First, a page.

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Archive for November, 2010

A sweet, old-fashioned girl

Miss Verity has been musing lately on the way people raise their daughters, and more particularly on the problems inherent in trying to bring up a sensible, modest, self-aware and self-controlled young lady in a culture that lauds the sloppy, the rude, the disorganized, and the promiscuous.

It’s not that she believes in imposing choices on young women. On the contrary, she believes in equipping them to make their own choices–real choices, one they’re actually making for themselves instead of being coerced into by peers, television, or a vague desire to be cool.

And to that end, it occurs to her, rather than raise girls under bell jars it would be wiser to keep them well-informed about the realities of the world. The girl who knows that some men are cads, some people are fools, and not everyone you meet has your best interests at heart is in a much stronger position from which to determine her course of conduct.

So a truly sweet, old-fashioned girl should probably have a core of shrewd common sense with which to defend that sweetness…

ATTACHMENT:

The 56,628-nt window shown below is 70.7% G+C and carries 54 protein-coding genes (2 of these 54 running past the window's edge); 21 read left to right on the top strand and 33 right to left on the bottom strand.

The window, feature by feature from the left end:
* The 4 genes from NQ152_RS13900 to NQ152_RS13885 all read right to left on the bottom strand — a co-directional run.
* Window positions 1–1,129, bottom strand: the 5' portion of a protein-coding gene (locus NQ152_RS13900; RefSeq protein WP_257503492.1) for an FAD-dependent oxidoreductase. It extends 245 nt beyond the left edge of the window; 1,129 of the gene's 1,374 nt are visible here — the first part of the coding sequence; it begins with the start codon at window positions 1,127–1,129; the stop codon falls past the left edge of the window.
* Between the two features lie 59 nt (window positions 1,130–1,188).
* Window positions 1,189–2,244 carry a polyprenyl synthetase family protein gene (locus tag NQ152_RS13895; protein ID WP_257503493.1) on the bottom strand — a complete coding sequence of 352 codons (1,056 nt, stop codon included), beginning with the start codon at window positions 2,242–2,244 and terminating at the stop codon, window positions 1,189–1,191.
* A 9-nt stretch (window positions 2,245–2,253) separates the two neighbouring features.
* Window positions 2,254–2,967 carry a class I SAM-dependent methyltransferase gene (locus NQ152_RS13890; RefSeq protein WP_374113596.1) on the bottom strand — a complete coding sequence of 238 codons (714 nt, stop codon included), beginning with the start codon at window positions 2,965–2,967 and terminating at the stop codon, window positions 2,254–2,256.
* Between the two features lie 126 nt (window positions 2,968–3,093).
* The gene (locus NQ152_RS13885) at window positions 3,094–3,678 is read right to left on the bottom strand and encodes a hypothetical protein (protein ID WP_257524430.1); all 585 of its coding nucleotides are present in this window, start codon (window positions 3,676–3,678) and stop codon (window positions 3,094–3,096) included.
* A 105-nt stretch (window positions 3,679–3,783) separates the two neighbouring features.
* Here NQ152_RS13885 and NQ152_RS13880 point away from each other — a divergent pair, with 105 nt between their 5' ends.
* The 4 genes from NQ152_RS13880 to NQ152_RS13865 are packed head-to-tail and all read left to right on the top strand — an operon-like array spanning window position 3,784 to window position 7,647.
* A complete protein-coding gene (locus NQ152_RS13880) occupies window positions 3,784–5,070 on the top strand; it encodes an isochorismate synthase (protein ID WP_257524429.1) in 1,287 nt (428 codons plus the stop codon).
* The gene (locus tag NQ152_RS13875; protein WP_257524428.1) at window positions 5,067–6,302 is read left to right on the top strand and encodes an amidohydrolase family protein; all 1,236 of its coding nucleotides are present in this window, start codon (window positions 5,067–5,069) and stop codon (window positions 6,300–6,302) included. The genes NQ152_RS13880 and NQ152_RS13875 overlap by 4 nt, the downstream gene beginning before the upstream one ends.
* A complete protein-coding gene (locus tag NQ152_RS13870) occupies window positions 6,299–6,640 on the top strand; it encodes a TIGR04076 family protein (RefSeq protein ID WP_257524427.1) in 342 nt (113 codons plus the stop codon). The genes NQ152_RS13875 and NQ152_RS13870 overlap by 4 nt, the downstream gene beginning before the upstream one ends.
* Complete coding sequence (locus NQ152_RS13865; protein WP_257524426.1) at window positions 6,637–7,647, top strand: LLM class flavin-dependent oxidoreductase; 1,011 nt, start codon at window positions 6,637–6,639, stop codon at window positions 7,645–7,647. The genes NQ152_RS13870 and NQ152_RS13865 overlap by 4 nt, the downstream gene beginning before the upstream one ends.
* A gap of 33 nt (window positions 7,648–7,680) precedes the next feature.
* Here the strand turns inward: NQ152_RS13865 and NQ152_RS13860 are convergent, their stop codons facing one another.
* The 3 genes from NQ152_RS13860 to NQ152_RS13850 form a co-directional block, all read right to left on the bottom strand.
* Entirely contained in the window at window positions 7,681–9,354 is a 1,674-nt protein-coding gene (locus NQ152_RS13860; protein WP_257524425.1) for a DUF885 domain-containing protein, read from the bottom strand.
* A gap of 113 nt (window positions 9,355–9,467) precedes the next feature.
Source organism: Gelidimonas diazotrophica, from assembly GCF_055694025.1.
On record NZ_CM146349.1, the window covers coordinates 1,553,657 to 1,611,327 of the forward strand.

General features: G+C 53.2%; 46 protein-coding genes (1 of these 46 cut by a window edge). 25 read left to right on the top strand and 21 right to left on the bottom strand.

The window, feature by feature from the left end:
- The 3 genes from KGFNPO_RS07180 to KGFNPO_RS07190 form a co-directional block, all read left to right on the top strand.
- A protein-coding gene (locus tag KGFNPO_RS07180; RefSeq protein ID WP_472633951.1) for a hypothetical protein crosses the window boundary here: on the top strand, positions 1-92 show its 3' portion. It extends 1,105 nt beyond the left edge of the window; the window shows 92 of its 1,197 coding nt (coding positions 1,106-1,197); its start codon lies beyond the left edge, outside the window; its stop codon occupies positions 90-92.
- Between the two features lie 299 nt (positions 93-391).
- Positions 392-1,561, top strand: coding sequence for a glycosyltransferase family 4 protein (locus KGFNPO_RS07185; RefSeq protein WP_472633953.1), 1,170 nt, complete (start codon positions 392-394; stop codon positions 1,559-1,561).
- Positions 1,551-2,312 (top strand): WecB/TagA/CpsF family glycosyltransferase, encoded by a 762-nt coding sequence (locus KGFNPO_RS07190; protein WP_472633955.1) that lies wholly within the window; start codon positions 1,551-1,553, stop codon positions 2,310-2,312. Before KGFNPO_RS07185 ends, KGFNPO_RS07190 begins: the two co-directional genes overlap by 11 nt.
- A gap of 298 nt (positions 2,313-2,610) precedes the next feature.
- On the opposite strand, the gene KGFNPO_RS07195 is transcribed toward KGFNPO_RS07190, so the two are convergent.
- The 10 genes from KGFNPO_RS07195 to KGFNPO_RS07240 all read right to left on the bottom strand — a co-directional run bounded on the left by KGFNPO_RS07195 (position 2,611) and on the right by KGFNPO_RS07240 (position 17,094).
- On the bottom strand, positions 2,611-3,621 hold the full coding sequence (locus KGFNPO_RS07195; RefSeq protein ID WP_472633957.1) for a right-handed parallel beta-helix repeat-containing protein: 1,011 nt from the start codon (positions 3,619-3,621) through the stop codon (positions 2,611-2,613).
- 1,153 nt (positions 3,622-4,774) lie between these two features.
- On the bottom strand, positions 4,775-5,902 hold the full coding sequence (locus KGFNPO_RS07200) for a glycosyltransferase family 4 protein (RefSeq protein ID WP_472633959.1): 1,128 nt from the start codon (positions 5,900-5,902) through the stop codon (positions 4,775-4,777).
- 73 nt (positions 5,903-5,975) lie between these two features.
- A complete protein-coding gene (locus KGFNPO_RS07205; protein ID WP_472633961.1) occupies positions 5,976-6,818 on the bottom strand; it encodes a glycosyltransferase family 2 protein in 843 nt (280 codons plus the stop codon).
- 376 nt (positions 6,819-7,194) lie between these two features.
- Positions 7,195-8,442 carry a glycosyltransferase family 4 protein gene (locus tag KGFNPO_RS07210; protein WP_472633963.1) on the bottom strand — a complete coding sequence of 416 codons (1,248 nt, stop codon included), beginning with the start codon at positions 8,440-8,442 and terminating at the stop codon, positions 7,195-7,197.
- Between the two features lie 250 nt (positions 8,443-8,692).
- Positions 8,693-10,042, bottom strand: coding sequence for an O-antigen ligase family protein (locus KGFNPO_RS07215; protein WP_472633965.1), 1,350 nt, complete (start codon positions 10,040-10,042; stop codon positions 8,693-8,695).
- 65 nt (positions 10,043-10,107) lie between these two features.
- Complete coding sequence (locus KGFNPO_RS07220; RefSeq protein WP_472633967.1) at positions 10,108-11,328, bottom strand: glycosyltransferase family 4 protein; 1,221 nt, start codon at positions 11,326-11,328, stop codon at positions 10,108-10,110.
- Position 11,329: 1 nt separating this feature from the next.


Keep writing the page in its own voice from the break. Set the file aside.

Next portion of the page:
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Oh, enough, already.

Miss Verity is well aware that she shouldn’t dignify this by commenting on it. More than enough people have commented already, heaven knows.

But it’s difficult to be online at all without tripping over all the latest from Mr. Stephen Fry, and his latest latest–a series of inane comments about women, and then a petulant flounce from Twitter–is all over her various friends-lists and feeds.

Like many people, Miss Verity will be forever fond of Mr. Fry for his portrayal of Jeeves. She loves Jeeves so very much that she feels a kind of gratitude that anyone was able to play him well enough that she could enjoy the performance, instead of weeping bitterly because he wasn’t enough like book-Jeeves.

Also, she loves plummy accents and stunning vocabularies, and Mr. Fry has been blessed with both.

But increasingly his public utterances have come to resemble some dreadful attack of oral flatulence more so than rational human speech, although at least if it were gastro-intestinal distress from which the man was suffering the rest of polite society would have the decency to pretend not to notice, instead of endlessly retweeting it.

For his sake as much as hers, she devoutly wishes someone would take the gentleman aside and somehow convince him of the virtue of not sharing every silly thought and hurt feeling that seize him. It should have been done when he was about six, but since it evidently wasn’t, she hopes it’s done soon.

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